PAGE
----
“As alleged, these 16 defendants preyed upon grandparents’ familial love and devotion, cheating them out of millions of dollars,” said U.S. Attorney Sellinger for the District of New Jersey. “In this ‘grandparents’ scam,’ the defendants allegedly impersonated grandchildren in distress, claiming, for example, they had been arrested after a car accident involving a pregnant woman who later miscarried, and they needed immediate cash for bail or a lawyer. The panic-stricken grandparents quickly paid — sometimes tens of thousands of dollars. My office is committed to protecting the rights of all victims, and we will relentlessly prosecute those who allegedly target vulnerable seniors to steal their hard-earned savings.”

“Today’s announcement stems from the defendants’s alleged heartless targeting of elderly victims who were collectively tricked into handing over millions of dollars," said Acting Special Agent in Charge Darren B. McCormack of Homeland Security Investigations (HSI) New York. “For their own selfish gain, these accused individuals threatened innocent Americans’ livelihoods and robbed them of their precious time and any nest eggs they had secured for themselves. I commend HSI New York’s El Dorado Task Force Cyber Intrusion Group, the U.S. Attorney’s Office for the District of New Jersey, the NYPD, the FBI, the Social Security Office of Inspector General and HSI Santo Domingo for their outstanding collaboration and coordination. This can truly happen to anybody, and while we will always be there to assist victims, we hope that raising awareness will give these criminal opportunists fewer chances to target the public.”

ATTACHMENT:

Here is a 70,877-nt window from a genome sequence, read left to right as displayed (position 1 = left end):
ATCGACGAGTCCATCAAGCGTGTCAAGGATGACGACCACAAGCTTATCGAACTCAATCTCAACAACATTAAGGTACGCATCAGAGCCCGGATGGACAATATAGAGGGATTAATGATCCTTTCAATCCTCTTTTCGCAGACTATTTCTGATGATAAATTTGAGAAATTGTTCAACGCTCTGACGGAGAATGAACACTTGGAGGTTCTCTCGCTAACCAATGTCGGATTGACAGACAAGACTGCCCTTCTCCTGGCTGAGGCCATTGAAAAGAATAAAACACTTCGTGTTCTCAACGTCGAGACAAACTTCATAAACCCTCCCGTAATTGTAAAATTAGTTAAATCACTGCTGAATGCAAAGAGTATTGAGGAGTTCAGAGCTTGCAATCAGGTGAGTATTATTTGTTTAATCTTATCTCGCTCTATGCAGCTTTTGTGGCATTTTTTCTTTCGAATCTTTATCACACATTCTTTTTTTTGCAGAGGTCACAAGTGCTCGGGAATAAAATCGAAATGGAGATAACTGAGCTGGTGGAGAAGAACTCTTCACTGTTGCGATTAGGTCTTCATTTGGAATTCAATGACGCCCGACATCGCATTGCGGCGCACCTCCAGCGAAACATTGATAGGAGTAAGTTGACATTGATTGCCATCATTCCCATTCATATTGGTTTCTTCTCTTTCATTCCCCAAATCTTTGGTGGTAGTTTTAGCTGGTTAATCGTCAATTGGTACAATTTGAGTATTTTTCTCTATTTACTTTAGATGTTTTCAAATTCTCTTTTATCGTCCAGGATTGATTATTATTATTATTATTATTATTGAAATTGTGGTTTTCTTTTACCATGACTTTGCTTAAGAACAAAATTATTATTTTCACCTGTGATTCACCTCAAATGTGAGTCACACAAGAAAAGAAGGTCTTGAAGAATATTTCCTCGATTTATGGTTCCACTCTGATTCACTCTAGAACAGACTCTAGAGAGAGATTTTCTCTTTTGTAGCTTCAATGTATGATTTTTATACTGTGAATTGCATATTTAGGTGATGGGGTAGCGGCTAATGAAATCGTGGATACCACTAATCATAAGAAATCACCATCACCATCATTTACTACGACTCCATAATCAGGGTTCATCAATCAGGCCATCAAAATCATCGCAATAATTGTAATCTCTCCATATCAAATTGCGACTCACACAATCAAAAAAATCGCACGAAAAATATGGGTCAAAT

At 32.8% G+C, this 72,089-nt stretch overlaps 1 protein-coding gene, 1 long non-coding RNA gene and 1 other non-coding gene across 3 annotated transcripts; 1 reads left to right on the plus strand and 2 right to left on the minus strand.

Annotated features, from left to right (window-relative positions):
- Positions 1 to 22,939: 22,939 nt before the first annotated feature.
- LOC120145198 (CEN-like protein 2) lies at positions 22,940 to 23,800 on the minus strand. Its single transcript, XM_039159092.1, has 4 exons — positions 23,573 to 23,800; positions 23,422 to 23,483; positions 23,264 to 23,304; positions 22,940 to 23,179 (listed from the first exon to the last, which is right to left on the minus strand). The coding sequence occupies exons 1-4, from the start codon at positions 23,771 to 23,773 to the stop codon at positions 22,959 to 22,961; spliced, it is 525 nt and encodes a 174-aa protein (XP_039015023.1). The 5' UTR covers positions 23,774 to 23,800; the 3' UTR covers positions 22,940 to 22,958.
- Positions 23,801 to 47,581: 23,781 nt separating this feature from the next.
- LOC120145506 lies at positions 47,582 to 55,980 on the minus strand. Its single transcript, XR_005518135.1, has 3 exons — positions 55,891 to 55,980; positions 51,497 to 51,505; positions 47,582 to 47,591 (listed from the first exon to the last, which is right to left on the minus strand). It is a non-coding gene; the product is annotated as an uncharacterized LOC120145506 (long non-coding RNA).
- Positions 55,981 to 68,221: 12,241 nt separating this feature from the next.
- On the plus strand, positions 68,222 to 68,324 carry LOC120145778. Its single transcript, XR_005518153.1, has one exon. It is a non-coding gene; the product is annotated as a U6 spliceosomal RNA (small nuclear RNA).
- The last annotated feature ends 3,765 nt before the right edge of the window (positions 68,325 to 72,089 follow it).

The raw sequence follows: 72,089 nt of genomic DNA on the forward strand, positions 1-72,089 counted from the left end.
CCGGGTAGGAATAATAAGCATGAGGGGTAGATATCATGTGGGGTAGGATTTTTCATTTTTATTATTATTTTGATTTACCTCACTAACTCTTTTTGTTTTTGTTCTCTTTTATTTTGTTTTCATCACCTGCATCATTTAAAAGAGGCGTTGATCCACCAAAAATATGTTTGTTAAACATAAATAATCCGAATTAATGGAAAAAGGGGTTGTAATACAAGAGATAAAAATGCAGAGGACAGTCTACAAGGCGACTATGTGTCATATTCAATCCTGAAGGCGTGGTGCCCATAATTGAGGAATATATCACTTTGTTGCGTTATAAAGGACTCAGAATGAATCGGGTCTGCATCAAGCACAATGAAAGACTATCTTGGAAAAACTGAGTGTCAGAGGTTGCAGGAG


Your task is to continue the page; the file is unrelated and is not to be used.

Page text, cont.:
“Fraud targeting the elderly has a uniquely harmful effect on a segment of the population that is often amongst society's most vulnerable,” said Acting Special Agent in Charge Bradley Parker of the Social Security Administration Office of the Inspector General (SSA-OIG), Boston New York Field Division. “SSA OIG is proud to join HSI, the FBI, the Justice Department and the NYPD in investigating these complex, international scams aimed at defrauding SSA beneficiaries.”

“These charges underscore law enforcement’s commitment to protecting our older population from fraudsters and financial exploitation,” said Commissioner Edward A. Caban of the New York Police Department (NYPD). “The crimes outlined here are truly depraved in their nature: targeting our parents and grandparents, aunts and uncles, and others in an elaborate venture to bilk them of their hard-earned savings. I applaud our NYPD investigators and all of our federal partners involved in this important case for their tireless dedication to our shared public safety mission.”